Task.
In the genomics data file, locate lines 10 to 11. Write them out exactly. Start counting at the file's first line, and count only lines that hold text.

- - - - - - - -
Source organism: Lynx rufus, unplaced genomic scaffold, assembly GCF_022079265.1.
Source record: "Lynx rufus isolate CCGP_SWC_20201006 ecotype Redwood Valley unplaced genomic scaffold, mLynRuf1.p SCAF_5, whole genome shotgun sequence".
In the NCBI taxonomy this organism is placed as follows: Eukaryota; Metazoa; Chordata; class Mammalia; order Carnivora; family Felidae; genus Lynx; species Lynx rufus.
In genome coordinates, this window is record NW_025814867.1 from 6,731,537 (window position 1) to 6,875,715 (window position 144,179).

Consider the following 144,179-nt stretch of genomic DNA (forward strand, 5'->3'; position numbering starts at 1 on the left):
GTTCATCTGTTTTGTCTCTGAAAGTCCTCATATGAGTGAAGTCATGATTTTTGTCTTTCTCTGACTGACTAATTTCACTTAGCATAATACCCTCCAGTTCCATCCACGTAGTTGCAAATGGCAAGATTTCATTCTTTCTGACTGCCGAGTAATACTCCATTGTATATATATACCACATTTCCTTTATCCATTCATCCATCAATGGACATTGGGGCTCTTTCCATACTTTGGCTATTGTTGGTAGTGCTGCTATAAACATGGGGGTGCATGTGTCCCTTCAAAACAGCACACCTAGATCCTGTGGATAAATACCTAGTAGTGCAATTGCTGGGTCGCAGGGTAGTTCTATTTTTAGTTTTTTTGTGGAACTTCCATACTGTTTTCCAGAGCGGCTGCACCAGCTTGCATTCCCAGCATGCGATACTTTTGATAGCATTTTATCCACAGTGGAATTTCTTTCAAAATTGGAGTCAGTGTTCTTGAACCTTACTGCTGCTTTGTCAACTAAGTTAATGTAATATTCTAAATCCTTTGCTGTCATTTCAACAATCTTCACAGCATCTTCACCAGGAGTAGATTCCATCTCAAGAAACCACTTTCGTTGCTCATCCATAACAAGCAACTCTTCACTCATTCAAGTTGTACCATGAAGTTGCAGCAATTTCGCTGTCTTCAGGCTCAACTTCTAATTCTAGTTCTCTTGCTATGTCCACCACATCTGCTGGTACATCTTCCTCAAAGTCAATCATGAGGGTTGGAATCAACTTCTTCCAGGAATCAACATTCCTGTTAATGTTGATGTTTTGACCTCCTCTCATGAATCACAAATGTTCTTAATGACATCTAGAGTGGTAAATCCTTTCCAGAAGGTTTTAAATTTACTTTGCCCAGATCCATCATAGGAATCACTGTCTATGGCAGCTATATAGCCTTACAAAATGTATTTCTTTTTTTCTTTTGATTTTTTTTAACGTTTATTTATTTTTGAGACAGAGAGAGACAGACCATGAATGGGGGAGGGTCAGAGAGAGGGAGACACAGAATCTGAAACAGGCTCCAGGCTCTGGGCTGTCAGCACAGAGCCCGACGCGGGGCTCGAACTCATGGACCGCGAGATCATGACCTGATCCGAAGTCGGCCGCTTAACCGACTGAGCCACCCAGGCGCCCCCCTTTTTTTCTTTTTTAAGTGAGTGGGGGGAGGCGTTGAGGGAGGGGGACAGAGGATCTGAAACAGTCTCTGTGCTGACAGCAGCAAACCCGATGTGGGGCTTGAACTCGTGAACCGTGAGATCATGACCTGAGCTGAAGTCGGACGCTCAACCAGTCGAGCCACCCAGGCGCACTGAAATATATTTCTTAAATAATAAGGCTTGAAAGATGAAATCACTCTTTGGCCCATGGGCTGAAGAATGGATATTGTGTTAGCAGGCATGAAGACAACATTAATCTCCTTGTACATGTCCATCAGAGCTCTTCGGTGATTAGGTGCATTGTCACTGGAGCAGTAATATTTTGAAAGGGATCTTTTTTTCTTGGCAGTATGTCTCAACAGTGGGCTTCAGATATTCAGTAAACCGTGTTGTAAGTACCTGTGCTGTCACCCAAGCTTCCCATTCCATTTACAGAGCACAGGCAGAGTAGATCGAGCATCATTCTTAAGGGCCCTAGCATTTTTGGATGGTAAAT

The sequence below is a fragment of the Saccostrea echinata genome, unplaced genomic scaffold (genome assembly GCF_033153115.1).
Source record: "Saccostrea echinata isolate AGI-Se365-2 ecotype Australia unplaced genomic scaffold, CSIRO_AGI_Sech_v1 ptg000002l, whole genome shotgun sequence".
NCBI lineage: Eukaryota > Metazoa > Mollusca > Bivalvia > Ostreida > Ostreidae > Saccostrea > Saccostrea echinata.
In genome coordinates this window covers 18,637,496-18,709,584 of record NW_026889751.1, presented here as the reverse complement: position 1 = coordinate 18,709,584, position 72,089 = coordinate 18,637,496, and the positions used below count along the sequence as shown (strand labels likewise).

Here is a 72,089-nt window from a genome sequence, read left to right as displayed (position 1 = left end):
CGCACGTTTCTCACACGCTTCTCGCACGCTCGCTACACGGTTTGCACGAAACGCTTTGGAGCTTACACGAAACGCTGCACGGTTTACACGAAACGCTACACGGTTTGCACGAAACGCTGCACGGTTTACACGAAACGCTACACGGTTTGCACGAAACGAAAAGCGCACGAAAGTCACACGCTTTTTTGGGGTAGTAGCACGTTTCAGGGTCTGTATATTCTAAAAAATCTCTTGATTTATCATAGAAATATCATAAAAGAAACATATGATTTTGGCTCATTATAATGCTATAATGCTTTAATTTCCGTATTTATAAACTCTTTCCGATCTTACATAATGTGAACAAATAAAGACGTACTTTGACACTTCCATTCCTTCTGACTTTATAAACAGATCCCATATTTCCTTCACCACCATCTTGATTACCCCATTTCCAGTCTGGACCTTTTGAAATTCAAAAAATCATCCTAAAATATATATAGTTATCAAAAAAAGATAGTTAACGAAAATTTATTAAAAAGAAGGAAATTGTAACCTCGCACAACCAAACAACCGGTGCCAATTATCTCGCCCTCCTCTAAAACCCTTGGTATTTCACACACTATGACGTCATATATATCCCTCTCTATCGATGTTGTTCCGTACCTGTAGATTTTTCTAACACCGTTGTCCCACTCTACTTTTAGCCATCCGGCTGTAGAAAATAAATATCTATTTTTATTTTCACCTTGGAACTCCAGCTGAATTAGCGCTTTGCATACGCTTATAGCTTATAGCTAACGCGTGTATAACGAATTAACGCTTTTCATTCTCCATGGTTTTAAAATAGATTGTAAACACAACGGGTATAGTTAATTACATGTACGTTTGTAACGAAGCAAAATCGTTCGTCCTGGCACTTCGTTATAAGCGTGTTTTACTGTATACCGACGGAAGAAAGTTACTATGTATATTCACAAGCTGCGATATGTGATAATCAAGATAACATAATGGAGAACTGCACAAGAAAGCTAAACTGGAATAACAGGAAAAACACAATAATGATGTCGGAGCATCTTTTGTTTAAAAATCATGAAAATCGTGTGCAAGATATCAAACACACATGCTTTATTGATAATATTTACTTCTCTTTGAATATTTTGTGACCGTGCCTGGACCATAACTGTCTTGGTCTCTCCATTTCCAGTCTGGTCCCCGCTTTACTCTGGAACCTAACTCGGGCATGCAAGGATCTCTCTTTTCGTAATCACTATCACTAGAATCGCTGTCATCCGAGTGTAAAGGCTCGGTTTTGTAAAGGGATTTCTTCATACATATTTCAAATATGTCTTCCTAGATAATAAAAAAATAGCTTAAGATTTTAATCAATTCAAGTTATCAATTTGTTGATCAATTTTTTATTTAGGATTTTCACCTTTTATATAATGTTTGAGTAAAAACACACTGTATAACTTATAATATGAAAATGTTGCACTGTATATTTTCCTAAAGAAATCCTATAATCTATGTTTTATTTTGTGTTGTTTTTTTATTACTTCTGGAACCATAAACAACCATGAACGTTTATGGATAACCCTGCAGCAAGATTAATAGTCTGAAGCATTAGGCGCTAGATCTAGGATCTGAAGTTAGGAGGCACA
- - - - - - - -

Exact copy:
In genome coordinates this window covers 18,637,496-18,709,584 of record NW_026889751.1, presented here as the reverse complement: position 1 = coordinate 18,709,584, position 72,089 = coordinate 18,637,496, and the positions used below count along the sequence as shown (strand labels likewise).

Here is a 72,089-nt window from a genome sequence, read left to right as displayed (position 1 = left end):